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Butler players Smeathers, Howard like league change


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Former Whiteland Community High School standout Haley Howard looks forward to her junior season on the Butler women's basketball team. Photo courtesy Butler athletics.
Former Whiteland Community High School standout Haley Howard looks forward to her junior season on the Butler women's basketball team. Photo courtesy Butler athletics.

Former Center Grove High School standout Andrew Smeathers is preparing for his junior year on the Butler men's basketball team. Photo courtesy Butler athletics department
Former Center Grove High School standout Andrew Smeathers is preparing for his junior year on the Butler men's basketball team. Photo courtesy Butler athletics department


Andrew Smeathers and Haley Howard in their first two years as Butler University basketball players have nearly run the gamut when it comes to numbers.

God-given leverage blended with athleticism and quality wingspans makes them viable options as a “4” on their respective Bulldogs teams. Meanwhile, ball-handling skills and a sweet perimeter touch allow them to take the court as either a “2” or “3.”

“I’m a basketball player. That’s the way I look at it,” said Smeathers, the 6-foot-7 junior-to-be who saw action in 20 of Butler’s 36 games in 2012-13, averaging 1.0 point a contest. “Wherever we need a body, that’s where I’ll play.”

Smeathers’ slow start to his sophomore campaign is largely attributed to the two surgeries conducted during the previous offseason to correct a condition affecting his hip joint. The onetime Center Grove standout’s inability to properly condition his body ballooned his weight to an all-time high of 189 pounds.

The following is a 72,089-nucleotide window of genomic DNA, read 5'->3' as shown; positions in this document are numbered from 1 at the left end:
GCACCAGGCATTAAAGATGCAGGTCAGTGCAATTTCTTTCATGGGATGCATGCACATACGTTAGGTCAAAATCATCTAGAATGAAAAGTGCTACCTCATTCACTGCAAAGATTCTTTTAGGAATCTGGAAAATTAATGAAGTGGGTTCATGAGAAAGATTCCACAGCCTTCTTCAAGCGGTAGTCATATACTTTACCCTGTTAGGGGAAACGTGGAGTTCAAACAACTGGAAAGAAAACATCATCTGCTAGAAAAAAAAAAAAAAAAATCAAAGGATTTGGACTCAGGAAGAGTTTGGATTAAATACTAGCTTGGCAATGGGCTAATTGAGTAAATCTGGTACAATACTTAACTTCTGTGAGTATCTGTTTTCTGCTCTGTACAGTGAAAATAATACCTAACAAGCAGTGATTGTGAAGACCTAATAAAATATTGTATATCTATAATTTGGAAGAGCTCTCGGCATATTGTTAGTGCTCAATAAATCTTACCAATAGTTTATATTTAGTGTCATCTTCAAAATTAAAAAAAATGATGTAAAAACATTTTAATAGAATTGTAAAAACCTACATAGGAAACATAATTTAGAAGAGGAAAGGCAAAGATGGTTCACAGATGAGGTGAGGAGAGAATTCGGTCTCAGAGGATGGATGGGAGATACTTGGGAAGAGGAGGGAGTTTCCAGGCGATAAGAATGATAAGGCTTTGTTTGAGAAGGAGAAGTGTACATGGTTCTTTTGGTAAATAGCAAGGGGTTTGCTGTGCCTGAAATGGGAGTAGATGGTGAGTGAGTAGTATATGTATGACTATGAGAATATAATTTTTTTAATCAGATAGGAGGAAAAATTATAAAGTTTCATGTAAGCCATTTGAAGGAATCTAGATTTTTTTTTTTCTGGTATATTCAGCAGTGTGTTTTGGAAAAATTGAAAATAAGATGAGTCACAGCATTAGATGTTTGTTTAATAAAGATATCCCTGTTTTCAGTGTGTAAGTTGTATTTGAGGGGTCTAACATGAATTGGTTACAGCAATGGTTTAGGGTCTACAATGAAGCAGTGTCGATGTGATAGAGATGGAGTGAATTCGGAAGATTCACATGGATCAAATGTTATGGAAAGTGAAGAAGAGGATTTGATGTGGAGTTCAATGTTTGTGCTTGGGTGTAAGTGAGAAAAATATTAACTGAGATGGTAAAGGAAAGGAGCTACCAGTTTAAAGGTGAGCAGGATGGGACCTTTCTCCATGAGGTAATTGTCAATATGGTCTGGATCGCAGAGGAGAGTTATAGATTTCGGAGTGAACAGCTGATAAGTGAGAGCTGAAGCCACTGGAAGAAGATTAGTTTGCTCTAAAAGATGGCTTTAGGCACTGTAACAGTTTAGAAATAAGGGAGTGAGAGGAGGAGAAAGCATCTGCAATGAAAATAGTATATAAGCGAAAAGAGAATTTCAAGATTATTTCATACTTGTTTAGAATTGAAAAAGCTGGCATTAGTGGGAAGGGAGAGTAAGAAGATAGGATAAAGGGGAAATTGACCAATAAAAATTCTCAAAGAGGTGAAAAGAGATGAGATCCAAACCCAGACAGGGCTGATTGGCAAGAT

His current 187 pounds is misleading.

“We lift weights four times a week. Personally, it may not look like it, but my body is pretty strong,” said Smeathers, who now bench-presses 280 pounds. “I also do exercises with our trainers that are more muscle-specific.”

Howard, too, lifts four days a week, works individually with position coaches and partakes in pickup games on the storied hardwood of Hinkle Fieldhouse.

The difference is that the 6-foot Whiteland product is coming off a redshirt season after suffering a stress fracture in her left femur. As a freshman Howard averaged 7.7 points and 2.9 rebounds for coach Beth Couture’s team, but after scoring 12 points in a November victory against Kentucky Wesleyan she was informed of the severity of the injury.

No surgery would be required. However, the prescribed eight to 10 weeks of rest designed to put Howard back in Couture’s rotation sometime in January wasn’t enough, so she ultimately exercised her option to redshirt.

In June, she was cleared by doctors to train the way she had prior to having her season shut down.

“I can play and run now,” said Howard, whose first taste of open-gym competition in some time came Tuesday evening. “Sometimes I think, ‘Oh, my leg hurts.’ I mean, you always get aches and pains as an athlete, but I notice them more now.”

Both Johnson County products are excited about Butler’s affiliation with the new-look Big East Conference after one year of being part of the Atlantic 10 Conference.

Smeathers fancies himself something of a history buff, so playing at Georgetown offers the best of both worlds. Not only can he hopefully compete against the program responsible for producing, among others, Patrick Ewing and Allen Iverson, but do so in the nation’s capital.

Until then, for Smeathers and Howard it’s about getting stronger and better.

Smeathers insists 2010 Indiana Mr. Basketball and former Ohio State star Deshaun Thomas has stopped by Hinkle this summer for pickup games, as has Georgetown sophomore guard D’Vauntes Smith-Rivera, an Indianapolis native who prepped at North Central until spending his final year at prestigious Oak Hill Academy in Virginia.

Noticeably absent are moments of relief in the stifling warmth of Hinkle.

“I wish we had some air conditioning, but that’s part of the fun,” Smeathers said, laughing. “We’re just trying to get used to our incoming freshmen and get better ourselves. That’s what every player in college wants, to get out on the court and do whatever you can to help the team.”

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